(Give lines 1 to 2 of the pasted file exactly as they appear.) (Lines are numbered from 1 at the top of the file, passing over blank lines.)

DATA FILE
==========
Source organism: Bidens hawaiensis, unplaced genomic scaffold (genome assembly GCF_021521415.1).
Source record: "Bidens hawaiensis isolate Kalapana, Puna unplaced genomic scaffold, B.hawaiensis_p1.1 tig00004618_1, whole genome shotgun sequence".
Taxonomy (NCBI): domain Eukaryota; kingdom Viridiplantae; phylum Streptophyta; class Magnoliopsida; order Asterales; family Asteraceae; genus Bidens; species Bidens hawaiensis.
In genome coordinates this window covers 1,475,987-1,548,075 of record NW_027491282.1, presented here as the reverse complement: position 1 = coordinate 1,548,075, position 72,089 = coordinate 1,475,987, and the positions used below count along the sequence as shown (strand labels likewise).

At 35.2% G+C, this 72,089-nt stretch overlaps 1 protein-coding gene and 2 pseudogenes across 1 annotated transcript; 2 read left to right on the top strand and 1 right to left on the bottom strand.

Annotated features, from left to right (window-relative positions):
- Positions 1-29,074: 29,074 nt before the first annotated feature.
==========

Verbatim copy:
Source organism: Bidens hawaiensis, unplaced genomic scaffold (genome assembly GCF_021521415.1).
Source record: "Bidens hawaiensis isolate Kalapana, Puna unplaced genomic scaffold, B.hawaiensis_p1.1 tig00004618_1, whole genome shotgun sequence".